Doris Montag is a homespun historian and an exhibit curator who researches and displays historical collections of ordinary things, such as can openers, crochet, toy sewing machines, hand corn planters, powder compacts, egg cartons, and more. Contact or follow her on Facebook, HistoryofOrdinaryThings.

Art & Antiques by Dr. Lori

Discovering Queen Victoria’s Jewelry Gift Lori Verderame

With Valentine’s Day celebrated pin enhanced with gold links and this month, jewelry is on the minds seed pearls. I appraised this special of both givers and receivers. pin at one of my antiques appraisal One of the most popular and events during my nationwide tour. growing collecting categories The gold-and-seed pearl pin was is antique and vintage jewelry, a gift from HRH Queen Victoria particularly in precious metals like herself and was owned by a relative gold and silver. of a lady-in-waiting to the queen, Many collectors and resellers who gifted the pin in the late 1800s. are looking for fine-gold jewelry With its impressive provenance from the 19th and 20th centuries and the recent sale of Queen at auctions and online. They are Victoria’s jewels at auction, this pin looking for jewelry pieces at thrift commanded a very high value on stores, yard sales, antiques shops, the antique-jewelry market. and estate sales, too. Today, it is more difficult to find These pieces are stunningly pieces of 15-karat gold jewelry. Photo credit: Staff of www.DrLoriV.com Photograph portrait of beautiful and highly sought-after in Why? Because 15-karat gold is Gold double-heart pin, a gift from Queen Victoria, 1882. today’s very active jewelry market. a gold-purity standard that was HRH Queen Victoria, appraised by Dr. Lori. If you are a collector or reseller of discontinued in 1932. In the early antique or vintage jewelry, you need 1930s, 14-karat gold became the to know the many different international gold-purity marks that are found on gold standard for jewelry. both silver and gold jewelry. These marks can indicate time period or age and There two basic reasons for the switch from 15-karat gold to 14-karat gold. point to value. One is that 14-karat gold is somewhat more durable for everyday jewelry wear Recognizing foreign marks will help treasure hunters find fine-jewelry than 15-karat gold. th pieces. For example, some pieces of jewelry that date to the mid- to late 19 And, jewelry collectors are more attracted to the golden color of 14-karat century — also known as Victorian jewelry made during the years of Queen gold when compared to 15-karat gold pieces, which have a mossy-green hue. Victoria’s reign (1837-1901) — are not marked the same way American jewelry A piece of 15-karat gold jewelry has approximately 4% more pure gold than pieces of the same era are marked. 14-karat gold. This difference impacts the color of 14-karat gold, which many In the Victorian period, some gold pieces from Great Britain were marked collectors prefer. 15-karat gold or with the numbers 625. These British purity marks mean that Ph.D. antiques appraiser, author, and award-winning TV personality Dr. Lori a piece of gold jewelry is 62.5% pure gold or has a gold fineness measuring 15 presents antique appraisal events nationwide and appears on The Curse of Oak Island karats. For instance, this 15-karat gold mark can be found on this gold double-heart on History channel. Visit drloriv.com and youtube.com/drloriv or call (888) 431-1010. www.50plusLifePA.com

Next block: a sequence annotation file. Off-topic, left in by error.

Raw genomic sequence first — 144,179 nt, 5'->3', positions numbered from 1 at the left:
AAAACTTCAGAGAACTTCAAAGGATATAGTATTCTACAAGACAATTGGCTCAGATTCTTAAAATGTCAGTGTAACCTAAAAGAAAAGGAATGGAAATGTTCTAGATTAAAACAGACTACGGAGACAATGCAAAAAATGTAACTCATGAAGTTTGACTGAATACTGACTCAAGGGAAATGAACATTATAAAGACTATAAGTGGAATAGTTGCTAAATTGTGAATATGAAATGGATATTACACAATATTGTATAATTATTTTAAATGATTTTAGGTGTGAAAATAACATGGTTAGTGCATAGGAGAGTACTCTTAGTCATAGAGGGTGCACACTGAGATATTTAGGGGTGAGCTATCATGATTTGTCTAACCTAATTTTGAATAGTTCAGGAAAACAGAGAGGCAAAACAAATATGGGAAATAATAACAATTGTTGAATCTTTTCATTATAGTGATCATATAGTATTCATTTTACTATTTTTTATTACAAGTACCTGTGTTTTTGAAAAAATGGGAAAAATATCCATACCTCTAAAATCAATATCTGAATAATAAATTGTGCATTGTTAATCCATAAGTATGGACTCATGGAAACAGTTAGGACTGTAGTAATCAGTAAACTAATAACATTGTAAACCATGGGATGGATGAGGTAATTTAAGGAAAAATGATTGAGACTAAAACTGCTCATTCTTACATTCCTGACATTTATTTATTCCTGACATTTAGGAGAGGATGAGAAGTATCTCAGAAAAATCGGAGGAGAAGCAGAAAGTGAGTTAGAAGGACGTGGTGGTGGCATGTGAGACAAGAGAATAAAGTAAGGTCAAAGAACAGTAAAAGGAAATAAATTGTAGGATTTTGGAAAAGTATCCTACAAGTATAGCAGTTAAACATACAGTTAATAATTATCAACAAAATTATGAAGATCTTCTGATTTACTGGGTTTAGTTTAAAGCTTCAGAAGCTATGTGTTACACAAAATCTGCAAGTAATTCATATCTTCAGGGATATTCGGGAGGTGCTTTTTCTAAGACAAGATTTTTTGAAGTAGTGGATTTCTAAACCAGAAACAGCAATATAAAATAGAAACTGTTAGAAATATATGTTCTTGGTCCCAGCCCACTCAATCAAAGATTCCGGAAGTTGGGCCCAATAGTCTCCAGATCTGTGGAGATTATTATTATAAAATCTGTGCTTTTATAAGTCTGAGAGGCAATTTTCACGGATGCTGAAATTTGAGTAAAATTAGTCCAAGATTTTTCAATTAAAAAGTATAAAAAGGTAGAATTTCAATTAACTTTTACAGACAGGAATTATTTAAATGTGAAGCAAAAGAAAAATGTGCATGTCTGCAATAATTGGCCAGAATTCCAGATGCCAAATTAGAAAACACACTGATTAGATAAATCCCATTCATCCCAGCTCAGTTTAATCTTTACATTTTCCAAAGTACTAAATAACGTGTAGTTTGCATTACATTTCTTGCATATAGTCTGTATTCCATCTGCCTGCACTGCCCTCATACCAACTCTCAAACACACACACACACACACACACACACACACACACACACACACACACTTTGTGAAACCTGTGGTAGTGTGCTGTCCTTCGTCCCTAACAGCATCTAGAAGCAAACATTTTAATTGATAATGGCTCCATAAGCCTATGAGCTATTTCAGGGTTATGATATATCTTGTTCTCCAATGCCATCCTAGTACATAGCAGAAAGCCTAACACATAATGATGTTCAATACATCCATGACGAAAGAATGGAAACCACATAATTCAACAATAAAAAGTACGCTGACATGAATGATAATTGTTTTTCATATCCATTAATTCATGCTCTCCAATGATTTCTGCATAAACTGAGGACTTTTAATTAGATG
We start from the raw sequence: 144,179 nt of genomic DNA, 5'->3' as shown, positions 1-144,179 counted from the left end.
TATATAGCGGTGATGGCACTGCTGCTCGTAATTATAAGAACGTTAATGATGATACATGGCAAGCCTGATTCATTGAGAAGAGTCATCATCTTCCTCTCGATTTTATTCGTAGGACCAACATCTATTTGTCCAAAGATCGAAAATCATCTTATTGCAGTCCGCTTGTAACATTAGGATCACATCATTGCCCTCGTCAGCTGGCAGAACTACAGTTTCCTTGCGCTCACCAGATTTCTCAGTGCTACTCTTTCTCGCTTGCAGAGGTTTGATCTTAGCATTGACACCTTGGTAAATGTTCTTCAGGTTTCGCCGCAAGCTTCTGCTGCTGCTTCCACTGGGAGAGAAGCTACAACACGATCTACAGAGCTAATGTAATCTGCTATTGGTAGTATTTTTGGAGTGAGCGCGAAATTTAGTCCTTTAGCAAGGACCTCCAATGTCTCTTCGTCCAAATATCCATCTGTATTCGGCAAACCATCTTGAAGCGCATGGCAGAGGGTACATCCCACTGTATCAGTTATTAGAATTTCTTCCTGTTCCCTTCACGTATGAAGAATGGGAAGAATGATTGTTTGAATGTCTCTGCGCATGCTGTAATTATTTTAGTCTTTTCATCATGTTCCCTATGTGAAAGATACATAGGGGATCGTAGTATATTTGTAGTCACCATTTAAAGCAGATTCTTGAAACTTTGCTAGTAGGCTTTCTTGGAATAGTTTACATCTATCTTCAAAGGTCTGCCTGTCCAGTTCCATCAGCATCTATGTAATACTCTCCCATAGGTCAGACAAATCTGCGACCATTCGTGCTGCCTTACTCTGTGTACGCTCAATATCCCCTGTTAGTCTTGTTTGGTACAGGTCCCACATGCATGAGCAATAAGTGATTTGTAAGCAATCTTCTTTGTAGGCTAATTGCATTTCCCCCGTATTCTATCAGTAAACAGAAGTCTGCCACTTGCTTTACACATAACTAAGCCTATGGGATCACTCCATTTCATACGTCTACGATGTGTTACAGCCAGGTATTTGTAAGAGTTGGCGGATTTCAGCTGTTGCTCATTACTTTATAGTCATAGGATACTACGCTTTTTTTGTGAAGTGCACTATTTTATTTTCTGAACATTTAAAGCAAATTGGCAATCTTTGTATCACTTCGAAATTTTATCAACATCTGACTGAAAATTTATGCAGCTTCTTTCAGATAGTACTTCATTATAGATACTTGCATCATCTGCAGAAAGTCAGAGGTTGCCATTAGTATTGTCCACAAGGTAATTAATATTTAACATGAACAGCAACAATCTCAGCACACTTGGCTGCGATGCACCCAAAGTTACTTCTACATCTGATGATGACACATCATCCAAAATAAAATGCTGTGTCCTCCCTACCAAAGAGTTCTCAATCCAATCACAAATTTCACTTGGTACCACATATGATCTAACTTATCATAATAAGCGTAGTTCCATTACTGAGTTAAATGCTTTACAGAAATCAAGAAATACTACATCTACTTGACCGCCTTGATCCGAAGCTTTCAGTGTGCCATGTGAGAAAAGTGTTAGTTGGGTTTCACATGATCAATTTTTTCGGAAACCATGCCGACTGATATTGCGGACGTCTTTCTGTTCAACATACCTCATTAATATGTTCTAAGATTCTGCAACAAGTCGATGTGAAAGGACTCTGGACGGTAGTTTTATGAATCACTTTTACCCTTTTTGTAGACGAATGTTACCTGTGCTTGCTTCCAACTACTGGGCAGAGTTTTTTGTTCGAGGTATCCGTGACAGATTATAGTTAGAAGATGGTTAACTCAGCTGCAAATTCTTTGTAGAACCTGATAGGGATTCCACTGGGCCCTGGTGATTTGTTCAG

50plus LIFE

February 2022


Willing to Wander

Civil Rights Sites Recall Struggle for Freedom Victor Block

As the Civil War drew Plantations, churches, to a close, soldiers of and schools are among the 55th Massachusetts locations where Volunteer Regiments skirmishes in the effort occupied a plantation took place. Some serve as on James Island, reminders of tragedies, South Carolina, which others of victories, in the earlier had been held struggle. by Confederate forces. The McLeod They were among the Plantation was established approximately 185,000 in 1851 near Charleston, U.S. Colored Troops, as South Carolina. The they were called, who property includes the Photo credit: Calvin L. Leake/Dreamstime.com Photo credit: EmilysFolio/Dreamstime.com fought with the North. main house, slave cabins, In September 1963, a bomb exploded Alcatraz Prison atop Alcatraz Island in the San th Visitors may relive that a cotton ginning house, at the 16 Street Baptist Church in Francisco Bay, where Native American civil rights Birmingham, Ala., killing four Black girls. demonstrators maintained control for 19 months. chapter of history and and sweeping oak tree the story of African slaves allee (alley). who lived and toiled at Churches have played February is Black History Month the plantation. This is one a major role in the Black of numerous sites around civil rights movement. the country that recount pages from the fight for freedom and equality that has They long have been a source of the struggle for equality and at times the site of been waged by segments of our population. violence.